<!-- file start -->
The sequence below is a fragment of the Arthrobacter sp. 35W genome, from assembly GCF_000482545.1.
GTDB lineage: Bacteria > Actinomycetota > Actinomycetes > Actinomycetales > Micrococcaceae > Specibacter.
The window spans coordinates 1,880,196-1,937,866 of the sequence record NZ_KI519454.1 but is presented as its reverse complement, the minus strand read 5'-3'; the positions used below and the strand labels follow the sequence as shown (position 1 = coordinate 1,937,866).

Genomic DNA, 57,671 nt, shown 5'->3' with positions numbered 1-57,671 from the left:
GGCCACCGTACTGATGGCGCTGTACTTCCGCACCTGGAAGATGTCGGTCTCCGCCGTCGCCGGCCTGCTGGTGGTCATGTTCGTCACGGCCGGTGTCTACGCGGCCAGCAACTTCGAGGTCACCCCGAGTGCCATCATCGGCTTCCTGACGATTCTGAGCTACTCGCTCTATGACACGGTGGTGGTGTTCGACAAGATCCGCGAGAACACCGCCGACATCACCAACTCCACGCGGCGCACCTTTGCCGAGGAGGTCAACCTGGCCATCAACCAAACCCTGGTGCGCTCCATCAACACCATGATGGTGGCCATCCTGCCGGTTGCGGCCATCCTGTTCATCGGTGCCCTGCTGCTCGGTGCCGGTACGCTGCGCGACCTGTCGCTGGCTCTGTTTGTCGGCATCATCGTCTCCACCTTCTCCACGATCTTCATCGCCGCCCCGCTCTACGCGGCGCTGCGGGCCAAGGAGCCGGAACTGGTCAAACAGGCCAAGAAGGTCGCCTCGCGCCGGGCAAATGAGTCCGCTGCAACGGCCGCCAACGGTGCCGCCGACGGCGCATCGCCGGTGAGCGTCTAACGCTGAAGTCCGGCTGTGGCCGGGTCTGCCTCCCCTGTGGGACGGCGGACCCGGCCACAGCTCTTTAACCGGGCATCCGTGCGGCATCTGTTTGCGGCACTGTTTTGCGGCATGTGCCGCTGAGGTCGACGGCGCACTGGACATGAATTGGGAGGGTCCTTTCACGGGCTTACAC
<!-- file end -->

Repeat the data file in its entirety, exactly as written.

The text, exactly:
The sequence below is a fragment of the Arthrobacter sp. 35W genome, from assembly GCF_000482545.1.
GTDB lineage: Bacteria > Actinomycetota > Actinomycetes > Actinomycetales > Micrococcaceae > Specibacter.
The window spans coordinates 1,880,196-1,937,866 of the sequence record NZ_KI519454.1 but is presented as its reverse complement, the minus strand read 5'-3'; the positions used below and the strand labels follow the sequence as shown (position 1 = coordinate 1,937,866).

Genomic DNA, 57,671 nt, shown 5'->3' with positions numbered 1-57,671 from the left:
GGCCACCGTACTGATGGCGCTGTACTTCCGCACCTGGAAGATGTCGGTCTCCGCCGTCGCCGGCCTGCTGGTGGTCATGTTCGTCACGGCCGGTGTCTACGCGGCCAGCAACTTCGAGGTCACCCCGAGTGCCATCATCGGCTTCCTGACGATTCTGAGCTACTCGCTCTATGACACGGTGGTGGTGTTCGACAAGATCCGCGAGAACACCGCCGACATCACCAACTCCACGCGGCGCACCTTTGCCGAGGAGGTCAACCTGGCCATCAACCAAACCCTGGTGCGCTCCATCAACACCATGATGGTGGCCATCCTGCCGGTTGCGGCCATCCTGTTCATCGGTGCCCTGCTGCTCGGTGCCGGTACGCTGCGCGACCTGTCGCTGGCTCTGTTTGTCGGCATCATCGTCTCCACCTTCTCCACGATCTTCATCGCCGCCCCGCTCTACGCGGCGCTGCGGGCCAAGGAGCCGGAACTGGTCAAACAGGCCAAGAAGGTCGCCTCGCGCCGGGCAAATGAGTCCGCTGCAACGGCCGCCAACGGTGCCGCCGACGGCGCATCGCCGGTGAGCGTCTAACGCTGAAGTCCGGCTGTGGCCGGGTCTGCCTCCCCTGTGGGACGGCGGACCCGGCCACAGCTCTTTAACCGGGCATCCGTGCGGCATCTGTTTGCGGCACTGTTTTGCGGCATGTGCCGCTGAGGTCGACGGCGCACTGGACATGAATTGGGAGGGTCCTTTCACGGGCTTACAC